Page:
I'd had some vague ideas about wanting to write something for this and then Miss Black America split up and that, in an intense and hideously unvague manner, has become the obvious thing to try and put into words. I'm still not quite sure how to begin think about it - I've used the phrase 'gutted' before, but I never experienced that precise knife-in-gut feeling quite so strongly. There was a time MBA were the only thing that seemed reliable enough for me to dare to allow myself to believe in, they were so real and believed in themselves so desperately and fitted so exactly into a large lacking-of-substance-and-direction hole in my life at a time when I was mostly sitting and crying and not leaving the house much. MBA gave me some sort of context for things, said exactly what I was needing to hear and hadn't heard, provided flashes of perfection and meaning in a world very lacking in those qualities. And they were going to explode... and they were going to explode... and they were going to explode... and then the slow realisation that they'd been 'going to explode' for about a year... and then that was it. There wasn't even a big finale, just that one e-mail out of the blue. And now I'm trying to work out how to realise that something I leant on and needed desperately for so long isn't there any more. Just Like That. And I feel cheated by some deep order of things, which should have made things DIFFERENT, dammit! This wasn't how it was meant to go! It shouldn't have happened this way, there were dreams and plans here and they shouldn't have broken like this, shouldn't have unwound all over the people who were living on them. And now all there is to do is just carry on, as if it didn't matter that the best band I ever saw or knew has just dissolved, as if I didn't want to just hide in a corner somewhere till I could actually cry properly about losing this. But still... I will write this, and then I will go to work, and no doubt be told a thousand times to "cheer up - it might never happen." Well, it just did. And the world feels so much poorer.
There was a time when all i listened to was Blur or Oasis. And then Radiohead came along. I got some cd vouchers for xmas and went to get 'Pablo Honey' and 'The Bends'. I listened to them, and I really tried to work out what on earth the fuss was about - I found most of it about as boring as eating cork, or Coldplay. So I decided to tape the couple of songs I liked and return them. And return them I did. But they had to be replaced by something else, something that was really going to captivate my imagination and take me through whatever exams I was pretending to revise for.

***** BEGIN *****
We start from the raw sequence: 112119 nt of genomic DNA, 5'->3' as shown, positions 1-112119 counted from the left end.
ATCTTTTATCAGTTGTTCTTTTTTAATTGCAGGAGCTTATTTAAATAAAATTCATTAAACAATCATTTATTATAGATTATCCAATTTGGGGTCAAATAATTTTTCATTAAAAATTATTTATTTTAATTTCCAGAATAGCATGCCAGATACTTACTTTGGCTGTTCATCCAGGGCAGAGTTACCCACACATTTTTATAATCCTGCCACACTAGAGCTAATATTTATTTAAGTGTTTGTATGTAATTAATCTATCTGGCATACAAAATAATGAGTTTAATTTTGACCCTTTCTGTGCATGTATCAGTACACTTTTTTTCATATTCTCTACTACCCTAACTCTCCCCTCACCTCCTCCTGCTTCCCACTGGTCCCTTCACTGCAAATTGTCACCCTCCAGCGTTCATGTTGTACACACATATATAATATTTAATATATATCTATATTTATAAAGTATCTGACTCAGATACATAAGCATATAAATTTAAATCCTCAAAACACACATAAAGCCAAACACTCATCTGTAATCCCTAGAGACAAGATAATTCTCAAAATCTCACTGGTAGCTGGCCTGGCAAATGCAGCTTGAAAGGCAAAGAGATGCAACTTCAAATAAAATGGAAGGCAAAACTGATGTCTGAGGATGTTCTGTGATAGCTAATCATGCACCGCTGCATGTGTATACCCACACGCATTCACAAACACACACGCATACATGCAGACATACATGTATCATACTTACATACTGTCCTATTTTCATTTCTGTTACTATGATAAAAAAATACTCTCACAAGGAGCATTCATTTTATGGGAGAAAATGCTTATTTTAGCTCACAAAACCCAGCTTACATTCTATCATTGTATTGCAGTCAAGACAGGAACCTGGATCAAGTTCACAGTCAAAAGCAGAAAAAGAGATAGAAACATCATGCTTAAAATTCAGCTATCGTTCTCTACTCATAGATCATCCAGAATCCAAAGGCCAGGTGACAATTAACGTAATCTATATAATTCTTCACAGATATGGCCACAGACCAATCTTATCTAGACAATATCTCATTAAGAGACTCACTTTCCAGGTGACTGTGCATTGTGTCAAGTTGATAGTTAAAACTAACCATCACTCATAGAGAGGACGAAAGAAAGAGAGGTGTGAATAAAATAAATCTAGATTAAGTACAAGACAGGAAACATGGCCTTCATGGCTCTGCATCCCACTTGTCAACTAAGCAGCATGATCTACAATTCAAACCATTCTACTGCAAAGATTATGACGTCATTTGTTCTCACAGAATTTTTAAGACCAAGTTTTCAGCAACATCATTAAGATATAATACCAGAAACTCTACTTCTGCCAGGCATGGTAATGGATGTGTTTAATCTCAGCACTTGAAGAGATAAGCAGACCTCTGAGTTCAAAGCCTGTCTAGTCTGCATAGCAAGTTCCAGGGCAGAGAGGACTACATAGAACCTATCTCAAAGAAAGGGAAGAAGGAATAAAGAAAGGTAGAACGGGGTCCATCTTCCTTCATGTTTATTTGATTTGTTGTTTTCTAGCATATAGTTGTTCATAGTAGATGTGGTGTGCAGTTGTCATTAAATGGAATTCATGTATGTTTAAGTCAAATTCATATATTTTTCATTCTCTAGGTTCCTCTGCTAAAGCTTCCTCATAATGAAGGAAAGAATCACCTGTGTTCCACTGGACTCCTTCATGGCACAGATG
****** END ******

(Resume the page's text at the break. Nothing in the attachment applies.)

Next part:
I loved 'She Said' ("I put on clothes to make me look like something else, instead... cus i'm satisfied with myself" - which most spotty teens can relate to perfectly!) on one of those Shine Compilations(remember them?) and so 'The Sun is Often Out' by the Longpigs it was to be.
I still remember sitting on the bus all curious about what the rest of it was going to be like, whether I should have gone for something less risky. Three plays led in the bed and slightly bewildered by the lyrics later, something about it had happened that I remember to this day. I was in the presence of music that I hadn't read all about. Music that I hadn't seen on MTV or heard in the Top 40 charts that I religously taped on a Sunday in case something good came on. I'd discovered genius that to this day I'm still figuring out what certain lines might be about. Lines which rumbled in my head in exam rooms making all new kinds of sense.
The Longpigs did put out a second, equally amazing album, 'Mobile Home', but I never got to see them live or interview them. However, the magic still sparks those warm feelings in my memory every time I play them - usually on rainy Sundays.
The only records since to fuel my lyric additions - my imagination's need for fondling on a regular basis in a quest for knowledge and enlightenment - have been iDLEWiLD (who followed shortly after the above purchase and several sweaty junkets followed), Muse, Tom Waits and, more recently, Elliot Smith. There are more to some degrees, like I went back and found Dylan and started to hear RATM in a whole new light. It's what make At the Drive-In special to me. It's why Turin Brakes make me smile. It's why Drowned in Sound began...
Hopefully you've enjoyed our self-indulgent nostalgia trips... It seems to me that there are certain universal truths about music which make the band names and genres somewhat arbitrary. Whether it's Miss Black America, Henry Rollins, the Longpigs, music is a very personal thing that sometimes feels like the only cure to whatever shit's going on in our lives. Sometimes, of course, it's the cause of much of the shit. But whatever it does, this collection of personal accounts has certainly highlighted one thing: music is important, not as a money-making entity, not as a fashion accessory, but as something very personal that most of us couldn't live without.